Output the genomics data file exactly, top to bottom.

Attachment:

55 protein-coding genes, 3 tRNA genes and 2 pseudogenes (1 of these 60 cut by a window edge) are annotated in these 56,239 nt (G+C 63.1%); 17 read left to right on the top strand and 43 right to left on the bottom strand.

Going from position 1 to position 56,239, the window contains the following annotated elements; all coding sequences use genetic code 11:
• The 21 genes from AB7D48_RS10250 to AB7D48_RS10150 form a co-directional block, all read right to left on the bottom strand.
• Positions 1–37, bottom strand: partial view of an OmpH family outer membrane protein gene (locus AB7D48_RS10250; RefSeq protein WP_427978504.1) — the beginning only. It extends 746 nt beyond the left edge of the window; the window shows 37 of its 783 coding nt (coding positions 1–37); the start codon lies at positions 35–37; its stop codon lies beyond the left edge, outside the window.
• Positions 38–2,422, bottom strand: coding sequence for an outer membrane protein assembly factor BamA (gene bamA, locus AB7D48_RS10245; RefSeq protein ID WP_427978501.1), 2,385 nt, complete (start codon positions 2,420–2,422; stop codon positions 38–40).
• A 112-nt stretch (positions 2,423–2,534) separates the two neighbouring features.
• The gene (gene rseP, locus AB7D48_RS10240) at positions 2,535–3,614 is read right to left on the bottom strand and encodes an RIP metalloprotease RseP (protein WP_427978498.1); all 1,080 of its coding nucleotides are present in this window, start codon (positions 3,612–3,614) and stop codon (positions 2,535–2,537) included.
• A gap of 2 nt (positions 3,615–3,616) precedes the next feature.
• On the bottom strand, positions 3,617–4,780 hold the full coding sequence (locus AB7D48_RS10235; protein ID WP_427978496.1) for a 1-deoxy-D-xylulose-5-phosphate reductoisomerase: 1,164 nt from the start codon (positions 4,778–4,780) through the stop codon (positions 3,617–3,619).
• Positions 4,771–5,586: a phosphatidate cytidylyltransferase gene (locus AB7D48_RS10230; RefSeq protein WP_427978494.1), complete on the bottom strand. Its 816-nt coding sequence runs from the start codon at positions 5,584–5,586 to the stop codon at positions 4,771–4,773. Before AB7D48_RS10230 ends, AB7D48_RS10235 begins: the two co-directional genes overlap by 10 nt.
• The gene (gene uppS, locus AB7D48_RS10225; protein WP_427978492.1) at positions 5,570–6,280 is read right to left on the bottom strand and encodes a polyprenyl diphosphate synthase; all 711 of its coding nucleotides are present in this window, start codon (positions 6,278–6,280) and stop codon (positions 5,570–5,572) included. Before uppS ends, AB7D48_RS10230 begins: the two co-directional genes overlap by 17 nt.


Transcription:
55 protein-coding genes, 3 tRNA genes and 2 pseudogenes (1 of these 60 cut by a window edge) are annotated in these 56,239 nt (G+C 63.1%); 17 read left to right on the top strand and 43 right to left on the bottom strand.

Going from position 1 to position 56,239, the window contains the following annotated elements; all coding sequences use genetic code 11:
• The 21 genes from AB7D48_RS10250 to AB7D48_RS10150 form a co-directional block, all read right to left on the bottom strand.
• Positions 1–37, bottom strand: partial view of an OmpH family outer membrane protein gene (locus AB7D48_RS10250; RefSeq protein WP_427978504.1) — the beginning only. It extends 746 nt beyond the left edge of the window; the window shows 37 of its 783 coding nt (coding positions 1–37); the start codon lies at positions 35–37; its stop codon lies beyond the left edge, outside the window.
• Positions 38–2,422, bottom strand: coding sequence for an outer membrane protein assembly factor BamA (gene bamA, locus AB7D48_RS10245; RefSeq protein ID WP_427978501.1), 2,385 nt, complete (start codon positions 2,420–2,422; stop codon positions 38–40).
• A 112-nt stretch (positions 2,423–2,534) separates the two neighbouring features.
• The gene (gene rseP, locus AB7D48_RS10240) at positions 2,535–3,614 is read right to left on the bottom strand and encodes an RIP metalloprotease RseP (protein WP_427978498.1); all 1,080 of its coding nucleotides are present in this window, start codon (positions 3,612–3,614) and stop codon (positions 2,535–2,537) included.
• A gap of 2 nt (positions 3,615–3,616) precedes the next feature.
• On the bottom strand, positions 3,617–4,780 hold the full coding sequence (locus AB7D48_RS10235; protein ID WP_427978496.1) for a 1-deoxy-D-xylulose-5-phosphate reductoisomerase: 1,164 nt from the start codon (positions 4,778–4,780) through the stop codon (positions 3,617–3,619).
• Positions 4,771–5,586: a phosphatidate cytidylyltransferase gene (locus AB7D48_RS10230; RefSeq protein WP_427978494.1), complete on the bottom strand. Its 816-nt coding sequence runs from the start codon at positions 5,584–5,586 to the stop codon at positions 4,771–4,773. Before AB7D48_RS10230 ends, AB7D48_RS10235 begins: the two co-directional genes overlap by 10 nt.
• The gene (gene uppS, locus AB7D48_RS10225; protein WP_427978492.1) at positions 5,570–6,280 is read right to left on the bottom strand and encodes a polyprenyl diphosphate synthase; all 711 of its coding nucleotides are present in this window, start codon (positions 6,278–6,280) and stop codon (positions 5,570–5,572) included. Before uppS ends, AB7D48_RS10230 begins: the two co-directional genes overlap by 17 nt.